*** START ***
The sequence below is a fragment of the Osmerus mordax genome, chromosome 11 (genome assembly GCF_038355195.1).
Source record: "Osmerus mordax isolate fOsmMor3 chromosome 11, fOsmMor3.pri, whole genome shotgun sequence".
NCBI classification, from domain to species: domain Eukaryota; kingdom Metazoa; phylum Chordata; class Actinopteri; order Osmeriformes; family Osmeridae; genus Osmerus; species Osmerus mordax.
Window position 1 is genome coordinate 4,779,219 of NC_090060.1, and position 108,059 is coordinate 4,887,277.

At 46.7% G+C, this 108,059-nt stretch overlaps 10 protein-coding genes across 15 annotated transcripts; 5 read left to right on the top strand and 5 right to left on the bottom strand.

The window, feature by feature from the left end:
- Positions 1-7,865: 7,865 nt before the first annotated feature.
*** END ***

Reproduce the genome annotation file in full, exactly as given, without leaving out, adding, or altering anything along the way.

The sequence below is a fragment of the Osmerus mordax genome, chromosome 11 (genome assembly GCF_038355195.1).
Source record: "Osmerus mordax isolate fOsmMor3 chromosome 11, fOsmMor3.pri, whole genome shotgun sequence".
NCBI classification, from domain to species: domain Eukaryota; kingdom Metazoa; phylum Chordata; class Actinopteri; order Osmeriformes; family Osmeridae; genus Osmerus; species Osmerus mordax.
Window position 1 is genome coordinate 4,779,219 of NC_090060.1, and position 108,059 is coordinate 4,887,277.

At 46.7% G+C, this 108,059-nt stretch overlaps 10 protein-coding genes across 15 annotated transcripts; 5 read left to right on the top strand and 5 right to left on the bottom strand.

The window, feature by feature from the left end:
- Positions 1-7,865: 7,865 nt before the first annotated feature.